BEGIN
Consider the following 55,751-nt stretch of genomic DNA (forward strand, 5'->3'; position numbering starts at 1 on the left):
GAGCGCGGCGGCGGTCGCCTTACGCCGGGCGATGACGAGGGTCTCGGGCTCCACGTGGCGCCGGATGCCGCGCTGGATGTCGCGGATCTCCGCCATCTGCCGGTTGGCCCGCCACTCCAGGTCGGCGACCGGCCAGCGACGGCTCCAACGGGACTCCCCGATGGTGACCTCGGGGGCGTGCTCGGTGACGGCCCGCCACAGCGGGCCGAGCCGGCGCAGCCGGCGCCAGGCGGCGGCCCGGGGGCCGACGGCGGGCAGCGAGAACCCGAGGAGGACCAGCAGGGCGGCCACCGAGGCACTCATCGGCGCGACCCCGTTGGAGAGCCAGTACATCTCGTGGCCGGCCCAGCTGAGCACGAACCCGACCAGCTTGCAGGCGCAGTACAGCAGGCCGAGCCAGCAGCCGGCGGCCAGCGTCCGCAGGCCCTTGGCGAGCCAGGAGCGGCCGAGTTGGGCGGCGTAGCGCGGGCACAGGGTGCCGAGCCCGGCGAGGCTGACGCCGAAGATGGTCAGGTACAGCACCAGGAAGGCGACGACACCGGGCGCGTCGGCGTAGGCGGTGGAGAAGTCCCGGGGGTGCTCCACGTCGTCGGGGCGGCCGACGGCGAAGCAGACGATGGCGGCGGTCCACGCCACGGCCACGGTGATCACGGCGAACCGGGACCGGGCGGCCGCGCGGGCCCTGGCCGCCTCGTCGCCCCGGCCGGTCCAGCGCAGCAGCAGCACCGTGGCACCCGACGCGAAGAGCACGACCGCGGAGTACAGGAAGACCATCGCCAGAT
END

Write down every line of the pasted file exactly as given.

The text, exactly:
Consider the following 55,751-nt stretch of genomic DNA (forward strand, 5'->3'; position numbering starts at 1 on the left):
GAGCGCGGCGGCGGTCGCCTTACGCCGGGCGATGACGAGGGTCTCGGGCTCCACGTGGCGCCGGATGCCGCGCTGGATGTCGCGGATCTCCGCCATCTGCCGGTTGGCCCGCCACTCCAGGTCGGCGACCGGCCAGCGACGGCTCCAACGGGACTCCCCGATGGTGACCTCGGGGGCGTGCTCGGTGACGGCCCGCCACAGCGGGCCGAGCCGGCGCAGCCGGCGCCAGGCGGCGGCCCGGGGGCCGACGGCGGGCAGCGAGAACCCGAGGAGGACCAGCAGGGCGGCCACCGAGGCACTCATCGGCGCGACCCCGTTGGAGAGCCAGTACATCTCGTGGCCGGCCCAGCTGAGCACGAACCCGACCAGCTTGCAGGCGCAGTACAGCAGGCCGAGCCAGCAGCCGGCGGCCAGCGTCCGCAGGCCCTTGGCGAGCCAGGAGCGGCCGAGTTGGGCGGCGTAGCGCGGGCACAGGGTGCCGAGCCCGGCGAGGCTGACGCCGAAGATGGTCAGGTACAGCACCAGGAAGGCGACGACACCGGGCGCGTCGGCGTAGGCGGTGGAGAAGTCCCGGGGGTGCTCCACGTCGTCGGGGCGGCCGACGGCGAAGCAGACGATGGCGGCGGTCCACGCCACGGCCACGGTGATCACGGCGAACCGGGACCGGGCGGCCGCGCGGGCCCTGGCCGCCTCGTCGCCCCGGCCGGTCCAGCGCAGCAGCAGCACCGTGGCACCCGACGCGAAGAGCACGACCGCGGAGTACAGGAAGACCATCGCCAGAT